Toxicity profile as per CTCAE 4.0, standard dose and escalated dose (62.5 mg and 75 mg).


The aim of this analysis was to investigate the safety and efficacy of sunitinib at a daily dose beyond 50 mg per day in patients who had experienced either disease progression or stable disease with minor progression and who did have few or no toxicities at the time point of assessment. Sunitinib dose escalation resulted in a clinical benefit (CR, PD, SD) in the majority of patients (71.4%). The median global PFS was 15.6 months (95% CI 8.0–23.2). The median treatment duration at conventional dose was 6.1 months (1.3–29.3) and dose escalation added another 6.6 months (2.5–16.6) months, during which no disease progression was documented.

Dose escalation as a strategy to overcome sunitinib drug resistance was initially studied in two mice xenograft models. The first model RP-R-01 patient-derived ccRCC xenograft (PDX) had a negative VHL gene, including gene aberrations in PBRM1, SETD2 and KDM6A. The second model RP-R-02 PDX was developed from a skin metastasis in a patient with hereditary VHL syndrome. Both lines were treated with the same therapy schedule 40-60-80 mg/kg sunitinib, 5 days a week. An incremental increase of sunitinib at the time point of disease progression restored the sensitivity of the tumor toward sunitinib in both PDX models. Similar findings have been reported from 16 patients in whom dose escalations up to 75 mg were performed upon disease progression. A clinical benefit was observed in the majority of the patients [15].

Dose escalation as a strategy to optimize outcomes has been established early with the TKI axitinib. Escalation of axitinib upon occurrence of resistance was shown to enable another 10.1 months (range: 0.6–37.9 months) on treatment [16]. Drug exposure and individualized treatment schedules were also studied with other TKI’s such as Pazopanib [17]. According to a retrospective analysis, a minimum dose threshold of ≥20.5 mg/L was significantly associated with prolonged PFS and tumor shrinkage [18]. In a prospective trial on a pharmacokinetically guided individualized dosing algorithm, 17 out of 30 patients needed a dose adjustment in terms of dose escalation to achieve the above-mentioned threshold of ≥20.5 ml/L [19].

Interestingly, these strategies have been less commonly considered with sunitinib even though evidence exists that sunitinib can be escalated up to 75 mg [6]. Furthermore, according to the prescribing information for sunitinib, individual dose modifications can be increased up to 87.5 mg if used in combination with a strong CYP 3A4 inducers [20]. Our findings are consistent with previously published reports on sunitinib dose escalation, using sunitinib, either at 62.5 mg or 75 mg [21–23]. Adelaiye et al. demonstrated that sunitinib dose escalation can overcome drug resistance in both mouse RCC xenografts and selected patients with appropriate toxicity profile [15]. Raphael et al. reported on 25 mRCC patients who were offered sunitinib dose escalation upon occurrence of resistance. In total, these patients had an added median PFS of 6.7 months after initial progression under standard dosing [24]. Bjarnason et al investigated in a prospective phase II trial the efficacy and safety of sunitinib given in an individualized schedule. Twenty out of 117 untreated mRCC patients were escalated above 50 mg (12 patients up to 62.5 mg and 6 patients up to 75 mg) in case of low toxicity (≤grade 1 toxicity). The whole patient population reached a PFS of 12.5 months and an OS of 38.5 months. This data supports the idea of individualized scheduling to reach the maximum benefit in sunitinib therapy [25].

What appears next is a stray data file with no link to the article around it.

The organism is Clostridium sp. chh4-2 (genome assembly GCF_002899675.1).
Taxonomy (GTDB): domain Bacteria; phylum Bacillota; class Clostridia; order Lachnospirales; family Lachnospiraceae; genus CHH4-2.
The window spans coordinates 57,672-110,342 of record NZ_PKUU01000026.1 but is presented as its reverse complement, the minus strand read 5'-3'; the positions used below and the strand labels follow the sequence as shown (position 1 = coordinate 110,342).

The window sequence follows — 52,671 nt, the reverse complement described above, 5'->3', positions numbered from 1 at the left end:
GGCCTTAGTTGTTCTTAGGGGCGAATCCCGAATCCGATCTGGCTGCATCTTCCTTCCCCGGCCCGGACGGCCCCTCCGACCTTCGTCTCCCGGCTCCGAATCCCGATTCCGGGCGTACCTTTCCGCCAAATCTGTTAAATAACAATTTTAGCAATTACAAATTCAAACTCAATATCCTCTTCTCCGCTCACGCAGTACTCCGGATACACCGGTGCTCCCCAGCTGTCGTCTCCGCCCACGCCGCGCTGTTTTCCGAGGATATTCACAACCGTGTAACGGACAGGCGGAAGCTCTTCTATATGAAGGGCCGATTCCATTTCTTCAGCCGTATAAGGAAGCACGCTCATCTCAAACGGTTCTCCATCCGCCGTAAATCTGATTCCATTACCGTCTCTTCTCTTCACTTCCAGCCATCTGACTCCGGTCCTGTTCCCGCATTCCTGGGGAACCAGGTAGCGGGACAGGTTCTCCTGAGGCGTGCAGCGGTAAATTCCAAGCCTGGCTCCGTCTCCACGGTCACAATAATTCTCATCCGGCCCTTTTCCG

Dose escalation is a strategy that requires careful patient monitoring and pro-active side effect management. Concerns regarding potential toxicities may prevent physicians from considering dose escalation as a valid therapeutic strategy. However, it was shown that the incidence and severity of adverse events can be considerably reduced by individualizing the treatment schedule [26–28]. Bracarda et al. reported that the incidence of severe adverse events (grade ≥3) was significantly reduced by switching to the 2/1 schedule, compared with the incidence reported during the initial 4/2 schedule (maximum toxicity grade ≥3:45.7% during the traditional 4/2 schedule versus 8.2% during alternative 2/1 schedule) [29]. In addition, Bjarnason et al. reported that patients treated with individualized dose/schedule had a longer PFS when compared to patients on the traditional 4/2 schedule (PFS 10.9 months and 5.3 months, respectively) [30]. This data suggests that an alternative schedule of sunitinib is more likely to enable dose escalation. In our study, only 3 out of 21 patients were treated with the traditional schedule, while 18 were on an alternative schedule (either 2 weeks on-1 week off or another individualized schedule, e.g. 7 days on-4 days off).